Despite the slow progress, a report in SA Yachting in February 1972 stated that “… the class has developed to such an extent in the Western cape that it has become necessary to form a Western Cape regional committee…”. Read more . . .
Zeekoevlei had just two classes being sailed by the juniors, the Dabchick and the Optimist where the Western Province Junior champs were held. There are many names in the results of this event who went on to become big names in the sport, with the scribe making this interesting comment: “It will be interesting to follow the sailing careers of these competitors as they mature. The healthy, enthusiastic competitiveness I am sure will one day develop them into good yachtsmen and international skippers.” Sadly the publication chose only to publish the Dabchick results! Read more . . .
“Talking Sailing” From My Archives. Girl Wins Optimist Nationals
I am not sure whether a girl has even won the Optimist Nationals after Gillian Theunissen did in December 1974? Maybe one of the Optimist class doyens has that answer?
And a deserving winner she was too as she won three of the six races and finished 10 points clear of her nearest rival Mike Vulliamy, with Dave Vinnicombe third.
Sailed from the Transvaal Yacht Club on Hartbeespoort Dam, nearly all the top skippers of the Republic took part in winds which were light putting the very strong Cape contingent of 16 boats (out of 48) at a disadvantage.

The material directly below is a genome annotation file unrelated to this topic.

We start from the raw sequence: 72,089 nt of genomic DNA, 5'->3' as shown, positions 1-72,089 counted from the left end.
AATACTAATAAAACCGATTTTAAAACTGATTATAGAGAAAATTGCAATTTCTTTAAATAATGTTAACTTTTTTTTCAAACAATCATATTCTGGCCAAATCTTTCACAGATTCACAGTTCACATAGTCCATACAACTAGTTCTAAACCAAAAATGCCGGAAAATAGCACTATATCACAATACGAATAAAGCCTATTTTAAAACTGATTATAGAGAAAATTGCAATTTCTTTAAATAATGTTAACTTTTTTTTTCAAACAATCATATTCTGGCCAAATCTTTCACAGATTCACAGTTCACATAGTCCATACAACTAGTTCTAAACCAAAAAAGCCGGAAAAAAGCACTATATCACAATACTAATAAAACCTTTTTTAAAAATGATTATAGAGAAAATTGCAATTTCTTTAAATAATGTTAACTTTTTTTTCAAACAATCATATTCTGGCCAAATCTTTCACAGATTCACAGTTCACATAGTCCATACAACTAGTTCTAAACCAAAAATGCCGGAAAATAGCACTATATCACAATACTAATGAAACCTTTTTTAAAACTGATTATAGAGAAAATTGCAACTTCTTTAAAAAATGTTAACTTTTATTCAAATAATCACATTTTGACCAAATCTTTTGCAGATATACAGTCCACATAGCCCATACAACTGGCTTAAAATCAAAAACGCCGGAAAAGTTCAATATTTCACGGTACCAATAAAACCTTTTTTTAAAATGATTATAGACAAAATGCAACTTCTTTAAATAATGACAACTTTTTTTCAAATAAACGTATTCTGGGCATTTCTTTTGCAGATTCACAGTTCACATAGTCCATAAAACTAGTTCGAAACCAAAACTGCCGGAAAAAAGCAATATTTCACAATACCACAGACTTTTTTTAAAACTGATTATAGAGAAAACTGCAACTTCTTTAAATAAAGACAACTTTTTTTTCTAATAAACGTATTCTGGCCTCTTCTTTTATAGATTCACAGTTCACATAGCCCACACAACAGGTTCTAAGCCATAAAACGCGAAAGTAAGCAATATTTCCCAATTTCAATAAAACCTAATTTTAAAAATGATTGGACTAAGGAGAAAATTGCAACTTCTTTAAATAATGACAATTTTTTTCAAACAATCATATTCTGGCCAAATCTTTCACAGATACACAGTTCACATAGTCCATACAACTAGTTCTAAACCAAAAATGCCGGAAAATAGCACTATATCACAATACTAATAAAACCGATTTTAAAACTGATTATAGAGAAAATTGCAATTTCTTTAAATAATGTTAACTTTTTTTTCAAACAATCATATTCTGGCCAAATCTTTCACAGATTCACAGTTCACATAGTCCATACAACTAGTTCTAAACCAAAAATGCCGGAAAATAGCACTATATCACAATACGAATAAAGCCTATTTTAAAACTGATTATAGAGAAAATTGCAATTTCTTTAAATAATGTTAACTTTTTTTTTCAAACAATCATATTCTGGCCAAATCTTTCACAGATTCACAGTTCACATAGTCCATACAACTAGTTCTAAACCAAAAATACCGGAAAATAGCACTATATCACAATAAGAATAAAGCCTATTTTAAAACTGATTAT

She had such a command of the conditions that one skipper was overheard saying this: “I think Gillian Theunissen can smell when the wind is going to change”! Read more . . .
“Talking Sailing” From My Archives. 1977 Optimist Nationals
The 1977 nationals were a closely fought affair, very closely fought in fact and going right down to the wire.
“The National Junior Yachting Championships, held at Swartvlei from December 17 to 21, developed onto a ding-dong tussle for supremacy between inland and coastal skippers with the result in the balance right up to the final race.”
In the end, it was the inland sailors who triumphed on both the Optimist and Dabchick classes – but oh, it was so close!
The Rhodesians competed in numbers, with first and third in the Oppie fleet being from that country, and with Brett Clark from Redhouse sandwiched into second spot.
“Talking Sailing” From My Archives. 1979 Optimist Nationals & 10 Pics
A record number of 98 Optimists competed in this event at Zeekoe Vlei which was won by Jonathan Swain. The runner-up list shows many a highly competitive and well know sailor with Matthew Orton second, David Hibberd third, Andrew de Vlieg fourth and Leanne Holliday fifth.